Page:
In 2017, almost 8 million people worldwide used car sharing as a means of transportation. Studies indicate that this number will increase five times by 2025. In Portugal, there are three companies providing this service, all of them headquartered in Lisbon; they comprehend a fleet of 400 vehicles, which, compared to other European cities, represents a relatively low offer.
One of the reasons why the business is still not attractive enough for companies relates to issues with fleet management (size, maintenance or location, for instance) and the price of services. The project “Smart inter(urban) shared mobility systems: Siu-SMS”, developed by INESC TEC’s Centre for Industrial Engineering and Management (CEGI) focuses on this model of urban mobility, in order to develop new ways to optimise the offer – according to the companies’ resources – but also the demand, following the users’ needs.
The main goal is to integrate pricing and fleet management decisions in a realistic scenario of car sharing services. “For instance, our algorithm can use the dynamic approach of price setting, in order to reduce the costs of relocating a vehicle i.e. the operational costs of moving vehicles from the places they were parked to other areas, in order to balance the car sharing system. Thus, the proposed algorithm can reduce operating costs and increase the use of vehicles, which significantly increases the profit of companies, while distributing the vehicles among the places that matter the most”, says Beatriz Oliveira, researcher at CEGI.
The algorithms developed will be based on mathematical and decomposition techniques, demand modelling and users’ behaviour, as well as scenario simulation tools to address with uncertainty.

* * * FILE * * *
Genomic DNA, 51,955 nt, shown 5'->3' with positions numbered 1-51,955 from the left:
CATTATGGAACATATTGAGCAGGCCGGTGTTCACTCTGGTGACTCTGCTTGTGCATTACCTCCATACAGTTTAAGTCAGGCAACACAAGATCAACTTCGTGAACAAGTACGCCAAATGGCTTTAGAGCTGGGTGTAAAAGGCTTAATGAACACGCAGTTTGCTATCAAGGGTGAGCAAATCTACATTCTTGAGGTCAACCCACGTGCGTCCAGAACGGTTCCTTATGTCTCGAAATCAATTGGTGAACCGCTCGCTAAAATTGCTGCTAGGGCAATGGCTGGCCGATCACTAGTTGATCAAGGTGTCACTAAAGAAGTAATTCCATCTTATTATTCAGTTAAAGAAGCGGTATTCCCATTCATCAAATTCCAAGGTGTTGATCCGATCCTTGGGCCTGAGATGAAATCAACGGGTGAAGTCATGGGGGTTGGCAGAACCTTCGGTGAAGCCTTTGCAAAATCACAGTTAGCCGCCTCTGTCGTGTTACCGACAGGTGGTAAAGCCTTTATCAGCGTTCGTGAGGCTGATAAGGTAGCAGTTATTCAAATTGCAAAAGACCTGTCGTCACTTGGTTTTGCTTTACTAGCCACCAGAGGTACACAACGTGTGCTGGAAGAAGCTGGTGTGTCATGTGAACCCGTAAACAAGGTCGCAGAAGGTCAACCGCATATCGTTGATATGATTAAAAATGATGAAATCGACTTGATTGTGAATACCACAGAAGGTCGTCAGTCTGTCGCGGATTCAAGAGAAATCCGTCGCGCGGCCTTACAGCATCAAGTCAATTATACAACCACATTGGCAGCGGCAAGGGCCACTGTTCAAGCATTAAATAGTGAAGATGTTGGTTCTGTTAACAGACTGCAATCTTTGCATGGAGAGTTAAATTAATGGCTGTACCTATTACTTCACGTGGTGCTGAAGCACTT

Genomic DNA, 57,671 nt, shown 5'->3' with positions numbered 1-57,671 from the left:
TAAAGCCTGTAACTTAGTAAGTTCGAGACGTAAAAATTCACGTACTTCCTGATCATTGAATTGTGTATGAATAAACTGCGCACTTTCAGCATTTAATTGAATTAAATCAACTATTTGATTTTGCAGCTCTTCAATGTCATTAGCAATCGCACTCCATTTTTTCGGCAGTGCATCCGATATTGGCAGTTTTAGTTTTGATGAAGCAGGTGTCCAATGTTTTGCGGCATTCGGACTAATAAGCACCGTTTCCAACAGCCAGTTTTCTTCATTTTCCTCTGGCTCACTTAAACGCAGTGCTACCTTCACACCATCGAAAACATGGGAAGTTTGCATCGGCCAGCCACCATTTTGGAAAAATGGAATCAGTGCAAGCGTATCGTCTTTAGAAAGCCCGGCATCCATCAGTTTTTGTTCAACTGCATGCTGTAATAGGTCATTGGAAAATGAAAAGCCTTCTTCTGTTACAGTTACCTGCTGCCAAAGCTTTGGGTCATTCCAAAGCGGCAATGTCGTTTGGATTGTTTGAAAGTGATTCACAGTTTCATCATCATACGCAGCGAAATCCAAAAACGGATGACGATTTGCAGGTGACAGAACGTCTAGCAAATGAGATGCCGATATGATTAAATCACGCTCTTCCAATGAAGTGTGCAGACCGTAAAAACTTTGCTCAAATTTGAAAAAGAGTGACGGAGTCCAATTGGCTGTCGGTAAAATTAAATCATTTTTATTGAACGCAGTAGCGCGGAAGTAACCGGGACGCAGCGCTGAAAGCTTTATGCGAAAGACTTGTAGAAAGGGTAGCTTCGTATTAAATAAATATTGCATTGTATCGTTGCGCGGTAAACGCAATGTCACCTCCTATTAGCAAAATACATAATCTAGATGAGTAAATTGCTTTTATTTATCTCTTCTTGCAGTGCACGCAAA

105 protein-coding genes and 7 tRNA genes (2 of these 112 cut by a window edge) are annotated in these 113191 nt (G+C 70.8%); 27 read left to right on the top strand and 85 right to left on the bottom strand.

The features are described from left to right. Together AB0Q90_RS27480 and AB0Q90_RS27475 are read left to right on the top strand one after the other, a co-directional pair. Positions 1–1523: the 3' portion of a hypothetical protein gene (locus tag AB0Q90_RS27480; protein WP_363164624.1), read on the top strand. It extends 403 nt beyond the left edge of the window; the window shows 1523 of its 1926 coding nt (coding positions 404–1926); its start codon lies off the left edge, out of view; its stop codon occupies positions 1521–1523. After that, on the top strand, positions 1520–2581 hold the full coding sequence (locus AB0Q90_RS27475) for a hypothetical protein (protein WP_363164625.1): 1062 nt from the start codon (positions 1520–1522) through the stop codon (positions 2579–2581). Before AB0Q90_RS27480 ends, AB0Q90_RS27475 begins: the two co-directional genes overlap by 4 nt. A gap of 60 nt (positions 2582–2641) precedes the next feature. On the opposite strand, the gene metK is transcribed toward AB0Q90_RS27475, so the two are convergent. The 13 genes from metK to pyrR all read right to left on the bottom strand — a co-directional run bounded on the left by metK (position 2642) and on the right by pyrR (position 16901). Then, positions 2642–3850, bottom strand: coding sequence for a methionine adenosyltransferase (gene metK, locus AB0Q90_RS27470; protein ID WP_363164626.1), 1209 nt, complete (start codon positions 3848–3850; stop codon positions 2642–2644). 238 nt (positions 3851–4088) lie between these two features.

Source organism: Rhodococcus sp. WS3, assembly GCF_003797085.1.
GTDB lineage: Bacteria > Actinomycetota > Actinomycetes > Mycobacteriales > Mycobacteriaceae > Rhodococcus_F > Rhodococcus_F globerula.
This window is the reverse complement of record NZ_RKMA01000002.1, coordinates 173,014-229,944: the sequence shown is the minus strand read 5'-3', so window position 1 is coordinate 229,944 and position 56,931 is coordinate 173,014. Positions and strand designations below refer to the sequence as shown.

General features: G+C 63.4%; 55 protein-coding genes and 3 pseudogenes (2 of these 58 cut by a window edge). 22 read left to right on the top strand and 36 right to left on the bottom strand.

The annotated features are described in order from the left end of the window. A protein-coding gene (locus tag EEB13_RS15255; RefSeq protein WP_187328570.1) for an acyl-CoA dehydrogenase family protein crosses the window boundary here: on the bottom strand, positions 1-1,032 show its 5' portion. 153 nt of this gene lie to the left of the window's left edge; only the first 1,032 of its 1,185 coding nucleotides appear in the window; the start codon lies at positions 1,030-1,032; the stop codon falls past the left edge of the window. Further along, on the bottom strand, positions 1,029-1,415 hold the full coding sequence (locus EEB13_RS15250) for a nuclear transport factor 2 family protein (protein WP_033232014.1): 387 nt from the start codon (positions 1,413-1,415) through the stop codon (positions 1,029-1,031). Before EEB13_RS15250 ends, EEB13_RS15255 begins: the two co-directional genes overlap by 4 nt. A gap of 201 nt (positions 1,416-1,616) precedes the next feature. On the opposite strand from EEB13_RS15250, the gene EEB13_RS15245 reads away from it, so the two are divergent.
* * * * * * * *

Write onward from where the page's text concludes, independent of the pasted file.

“According to recent studies in the city of Lisbon, the use of dynamic prices in this market – prices that change according to demand or competitiveness – has shown that this method can increase the daily profit of car sharing companies up to 6 times, even with a smaller fleet. Therefore, the new algorithm that we are developing is expected to have a significant impact, not only on companies and their viability, but also on the environmental dimension of mobility”, states Masoud Golalikhani, researcher at CEGI and member of the project’s team, together with Maria Antónia Carravilla (CEGI).
After the development of the algorithm, the next step of the project will be the integration of these systems in other transport models, such as intermodal means of transportation.
The Siu-SMS project is funded by the ERDF (€220.000) through the Competitiveness and Internationalisation OP – COMPETE 2020 and Portugal 2020. The main partner is the University of Coimbra and the project is expected to end in 2021.
More information about the project at https://sites.google.com/view/siu-sms/home
How does car sharing work?
Car sharing consists of renting a car (without a driver) for shorter periods, by registering on digital platforms and using a mobile app to locate, access and use the vehicles. Car sharing companies distribute their cars in different areas of a city, within a certain perimeter, and then users can register to use them. In the most flexible systems, once the destination is reached, the users can simply park the car, since they’re not required to return it to the place of origin.
This concept, focused on urban mobility, is an attempt to reduce the environmental impact of passenger transportation, thus representing a real alternative to car ownership. “Thanks to a greater awareness of climate change and the increasing uncertainty about fuel prices, car sharing systems are likely to attract even more attention in the upcoming years”, says Beatriz Oliveira.
The researchers mentioned in this news piece are associated with UP-FEUP and INESC TEC.
 Study by consultant Frost & Sullivan.
 Jorge, D., Molnar, G., & de Almeida Correia, G. H, 2015.